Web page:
What would be good alternative to interactive pdf's?

Hi, I’m new here. I have a question I couldn’t find an answer to.

More and more clients (most of them non-profit organizations) ask to design interactive pdf’s (instead of printed publications). My main issue with interactive pdf’s is that the interactive elements such as buttons, video, … don’t work on tablets. The Online Publishing (or adobe’s digital publishing) on the other hand only works for tablets.
I’m looking for an alternative to use on tablet and desktop to make nice publications (annual reports, larger publications,…) with easy navigation and nice effects (like roll-overs, popups, …)

I’m not interested in sites like issue, or flipbooks. This is a nice example: https://www.behance.net/gallery/23885023/Verso-Digital-Magazine

But it then has to be viewed on desktop as well…

Any ideas?

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Hi Julie,
i still do not understand what you are really looking for.
Your excample is not really different to sites like you mentioned before - which you do not like.

greetings,
sarah

Everything I can think of has it’s drawbacks. Web pages require a user to be online. They can be downloaded on desktops, but I don’t know about mobile devices. E-books provide some interactive features, but I don’t know if they are consistent across platforms. Mobile apps provide the best interactivity for mobile devices, but don’t work on desktops.

If you can’t use PDF, you’ll probably have to publish the same documents on multiple platforms. You’re best bet is to figure out a way to get the PDF buttons to work on tablets. There’s probably a work around.

BTW, how do you plan to distinguish a roll-over from a click on a touch device?

Something like this?
https://www.sevenoakssoundandvision.co.uk/select/issue8/#issue/Issue8/landscape/1

Or is this too much?

yee, Mathias, The product photos and titles on those pages took a 3-5 count to load and left me staring at tiny text way too long. On every page.
Waiting for visual content = BAD!!!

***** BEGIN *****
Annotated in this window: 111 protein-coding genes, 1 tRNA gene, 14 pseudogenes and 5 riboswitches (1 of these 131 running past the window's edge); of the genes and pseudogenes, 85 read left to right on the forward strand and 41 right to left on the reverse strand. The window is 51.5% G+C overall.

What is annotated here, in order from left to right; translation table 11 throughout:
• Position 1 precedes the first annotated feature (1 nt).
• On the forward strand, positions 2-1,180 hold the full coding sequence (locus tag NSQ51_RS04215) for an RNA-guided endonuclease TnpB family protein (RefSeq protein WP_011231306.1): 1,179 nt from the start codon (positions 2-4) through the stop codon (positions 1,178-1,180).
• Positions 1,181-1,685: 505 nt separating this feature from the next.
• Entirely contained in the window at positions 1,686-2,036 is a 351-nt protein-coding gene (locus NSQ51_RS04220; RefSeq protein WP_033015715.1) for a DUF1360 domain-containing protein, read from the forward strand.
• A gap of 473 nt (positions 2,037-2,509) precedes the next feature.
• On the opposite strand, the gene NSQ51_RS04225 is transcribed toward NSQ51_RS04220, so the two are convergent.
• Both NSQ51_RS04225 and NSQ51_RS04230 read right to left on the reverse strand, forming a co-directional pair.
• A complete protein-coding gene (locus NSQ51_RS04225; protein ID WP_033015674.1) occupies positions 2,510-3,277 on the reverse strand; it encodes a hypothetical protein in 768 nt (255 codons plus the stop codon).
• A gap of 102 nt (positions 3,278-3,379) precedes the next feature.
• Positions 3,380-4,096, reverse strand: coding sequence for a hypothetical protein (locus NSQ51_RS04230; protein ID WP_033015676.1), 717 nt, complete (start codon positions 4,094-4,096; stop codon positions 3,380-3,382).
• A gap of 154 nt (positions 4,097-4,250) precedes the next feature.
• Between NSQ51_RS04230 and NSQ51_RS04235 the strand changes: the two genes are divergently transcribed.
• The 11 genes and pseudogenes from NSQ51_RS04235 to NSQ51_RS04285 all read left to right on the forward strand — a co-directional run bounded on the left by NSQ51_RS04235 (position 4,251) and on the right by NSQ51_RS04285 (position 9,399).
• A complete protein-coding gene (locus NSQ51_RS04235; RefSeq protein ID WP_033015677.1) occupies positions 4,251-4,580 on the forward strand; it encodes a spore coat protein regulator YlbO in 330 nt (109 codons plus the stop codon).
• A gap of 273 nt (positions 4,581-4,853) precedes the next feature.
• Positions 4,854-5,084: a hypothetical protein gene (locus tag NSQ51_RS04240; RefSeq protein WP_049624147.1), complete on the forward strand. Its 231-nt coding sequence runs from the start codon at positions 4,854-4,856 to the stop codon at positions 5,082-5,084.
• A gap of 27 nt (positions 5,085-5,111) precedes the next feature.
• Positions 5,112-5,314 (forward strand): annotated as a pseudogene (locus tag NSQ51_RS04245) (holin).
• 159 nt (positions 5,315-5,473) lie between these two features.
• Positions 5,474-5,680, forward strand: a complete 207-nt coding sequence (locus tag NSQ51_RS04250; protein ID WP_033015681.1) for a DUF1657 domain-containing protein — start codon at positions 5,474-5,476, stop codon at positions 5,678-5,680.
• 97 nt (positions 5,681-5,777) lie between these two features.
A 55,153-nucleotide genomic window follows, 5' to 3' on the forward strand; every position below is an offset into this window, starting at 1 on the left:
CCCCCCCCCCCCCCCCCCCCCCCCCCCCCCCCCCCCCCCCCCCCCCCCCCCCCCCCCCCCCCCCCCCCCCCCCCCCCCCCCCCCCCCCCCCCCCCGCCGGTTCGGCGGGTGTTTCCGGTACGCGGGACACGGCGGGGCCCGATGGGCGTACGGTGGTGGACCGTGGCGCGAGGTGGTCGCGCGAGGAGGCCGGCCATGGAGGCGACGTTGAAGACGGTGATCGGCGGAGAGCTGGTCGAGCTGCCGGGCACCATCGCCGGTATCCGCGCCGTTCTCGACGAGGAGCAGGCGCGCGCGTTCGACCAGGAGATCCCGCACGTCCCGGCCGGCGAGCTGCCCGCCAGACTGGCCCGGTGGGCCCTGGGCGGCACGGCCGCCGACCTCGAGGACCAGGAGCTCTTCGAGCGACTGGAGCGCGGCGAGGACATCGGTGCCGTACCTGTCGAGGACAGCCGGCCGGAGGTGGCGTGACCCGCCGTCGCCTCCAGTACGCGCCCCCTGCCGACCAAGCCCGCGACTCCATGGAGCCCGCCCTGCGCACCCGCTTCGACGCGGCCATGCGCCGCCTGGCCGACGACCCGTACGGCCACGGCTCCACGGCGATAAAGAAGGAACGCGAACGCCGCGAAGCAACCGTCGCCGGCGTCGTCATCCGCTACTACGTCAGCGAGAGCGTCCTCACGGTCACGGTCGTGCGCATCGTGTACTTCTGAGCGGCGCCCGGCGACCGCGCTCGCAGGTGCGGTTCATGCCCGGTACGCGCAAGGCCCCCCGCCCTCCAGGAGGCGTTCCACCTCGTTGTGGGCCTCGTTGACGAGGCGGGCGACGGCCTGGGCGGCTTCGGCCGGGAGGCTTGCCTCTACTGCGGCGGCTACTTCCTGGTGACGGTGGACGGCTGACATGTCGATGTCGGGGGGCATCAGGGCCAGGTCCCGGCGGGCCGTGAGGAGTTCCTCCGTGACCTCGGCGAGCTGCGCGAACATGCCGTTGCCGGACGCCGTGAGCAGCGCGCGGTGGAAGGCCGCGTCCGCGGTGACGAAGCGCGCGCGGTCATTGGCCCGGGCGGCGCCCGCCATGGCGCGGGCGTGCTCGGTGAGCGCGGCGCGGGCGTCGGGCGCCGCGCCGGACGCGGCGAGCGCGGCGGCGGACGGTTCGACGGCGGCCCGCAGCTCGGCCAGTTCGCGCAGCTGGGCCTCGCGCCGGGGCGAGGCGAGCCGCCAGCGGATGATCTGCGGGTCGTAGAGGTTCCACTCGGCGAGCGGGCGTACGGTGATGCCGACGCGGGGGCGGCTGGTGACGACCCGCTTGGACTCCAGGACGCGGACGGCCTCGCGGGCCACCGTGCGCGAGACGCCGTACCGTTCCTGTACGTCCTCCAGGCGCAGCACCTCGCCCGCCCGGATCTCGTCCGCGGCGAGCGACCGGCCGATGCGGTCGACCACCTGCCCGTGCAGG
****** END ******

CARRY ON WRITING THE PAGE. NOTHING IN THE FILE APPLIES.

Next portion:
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As it is HTML, you can just enlarge the text. Or switch to a “reader view” on your device.

I think HTML is the only way to go. So it is a question on how much “interactivity” you need/want.

And yes, larger graphics will need longer to load, an issue all “high quality” delivery formats share. Not sure what server they use.

I think you need just to mention in obvious way that can understand by everyone that actually what your question ?

Just starting to dip my toe into this kind of thing. Would an ePub be better? Is that what the Sevenoaks Sound and Vision example from mguenther is?

Regarding rollovers, on a touch screen they are irrelevant so I plan to use only click effects - I can always add rollovers on any web page version but are they necessary?

HTML5 is the baseline for universal content deployment. It looks to me like most other formats will run on a come-and-go life cycle.

I mourned the loss of traction rollover effects suffered as touch interaction took hold, but I’m now resigned to forgetting about them completely.

No, it is not. Sevenoaks is a progressive web app created with QuarkXPress 2018. With QuarkXPress 2019 you will be able to export responsive web pages (based on CSS flexbox).

ePub is a standard too, mostly HTML5 based, with some XML. Problem with modern ePub (so interactivity and fixed-layout elements) are good readers. On iOS and macOS one exists, but not on Android or Windows. Which most readers probably use. So better pure HTML5 that can be displayed in a browser.

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Rollovers will always be a nicety for letting a users know where the hotspots in an interface are without having to make it have a button appearance, and without the user having to click to find out if it’s clickable. But I’m sure we could all live without. People who grew up without rollovers won’t miss them. It will be a lost art.

Speaking of people who grew up without, I was in a classroom full of 2nd graders today demoing gaming software on a laptop. 90% of them didn’t know how to use a track pad or a mouse. They only know touch screens.

Yikes that makes me feel old, but it’s the future …

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